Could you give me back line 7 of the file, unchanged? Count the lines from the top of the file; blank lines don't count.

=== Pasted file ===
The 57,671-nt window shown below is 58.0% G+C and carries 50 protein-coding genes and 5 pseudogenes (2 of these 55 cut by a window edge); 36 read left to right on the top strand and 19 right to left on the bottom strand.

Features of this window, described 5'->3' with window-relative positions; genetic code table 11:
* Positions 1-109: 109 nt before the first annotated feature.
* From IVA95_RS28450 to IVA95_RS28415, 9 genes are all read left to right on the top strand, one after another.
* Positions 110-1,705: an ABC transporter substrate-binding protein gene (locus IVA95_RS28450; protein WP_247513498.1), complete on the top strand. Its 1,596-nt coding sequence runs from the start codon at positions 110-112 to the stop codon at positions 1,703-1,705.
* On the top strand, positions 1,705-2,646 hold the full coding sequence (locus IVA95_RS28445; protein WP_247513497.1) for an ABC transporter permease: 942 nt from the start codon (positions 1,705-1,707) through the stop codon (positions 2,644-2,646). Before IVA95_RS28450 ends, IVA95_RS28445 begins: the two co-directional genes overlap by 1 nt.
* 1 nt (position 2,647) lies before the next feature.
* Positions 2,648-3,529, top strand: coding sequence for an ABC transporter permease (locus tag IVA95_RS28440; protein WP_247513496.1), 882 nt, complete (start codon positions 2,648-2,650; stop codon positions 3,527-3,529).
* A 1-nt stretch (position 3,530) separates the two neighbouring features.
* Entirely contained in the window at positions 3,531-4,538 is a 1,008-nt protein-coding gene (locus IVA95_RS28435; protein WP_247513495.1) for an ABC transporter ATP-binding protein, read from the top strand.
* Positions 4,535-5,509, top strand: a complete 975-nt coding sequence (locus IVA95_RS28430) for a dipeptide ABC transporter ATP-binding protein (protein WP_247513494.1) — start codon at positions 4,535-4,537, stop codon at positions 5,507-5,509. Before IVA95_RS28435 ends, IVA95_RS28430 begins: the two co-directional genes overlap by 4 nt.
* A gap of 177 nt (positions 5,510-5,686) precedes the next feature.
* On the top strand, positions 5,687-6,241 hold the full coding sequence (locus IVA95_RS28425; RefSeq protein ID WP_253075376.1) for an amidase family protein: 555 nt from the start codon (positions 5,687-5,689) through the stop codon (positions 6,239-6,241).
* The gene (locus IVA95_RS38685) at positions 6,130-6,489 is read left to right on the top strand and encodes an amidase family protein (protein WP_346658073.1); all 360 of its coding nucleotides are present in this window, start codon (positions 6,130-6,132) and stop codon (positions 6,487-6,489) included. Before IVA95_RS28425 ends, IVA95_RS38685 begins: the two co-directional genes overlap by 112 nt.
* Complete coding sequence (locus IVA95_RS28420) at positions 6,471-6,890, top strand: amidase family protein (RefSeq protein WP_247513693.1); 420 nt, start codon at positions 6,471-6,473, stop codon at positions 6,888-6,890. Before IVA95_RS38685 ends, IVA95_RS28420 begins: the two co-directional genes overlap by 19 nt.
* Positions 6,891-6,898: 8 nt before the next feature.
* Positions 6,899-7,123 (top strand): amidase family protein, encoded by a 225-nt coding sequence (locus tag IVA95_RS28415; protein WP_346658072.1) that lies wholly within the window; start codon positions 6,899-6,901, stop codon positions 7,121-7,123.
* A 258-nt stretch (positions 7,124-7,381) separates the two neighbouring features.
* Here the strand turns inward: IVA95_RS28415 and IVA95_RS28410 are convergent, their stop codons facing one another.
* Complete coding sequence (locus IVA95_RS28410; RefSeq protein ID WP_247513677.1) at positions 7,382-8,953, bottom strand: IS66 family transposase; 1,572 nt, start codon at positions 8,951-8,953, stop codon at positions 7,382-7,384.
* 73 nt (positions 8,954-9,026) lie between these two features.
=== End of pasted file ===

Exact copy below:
* 1 nt (position 2,647) lies before the next feature.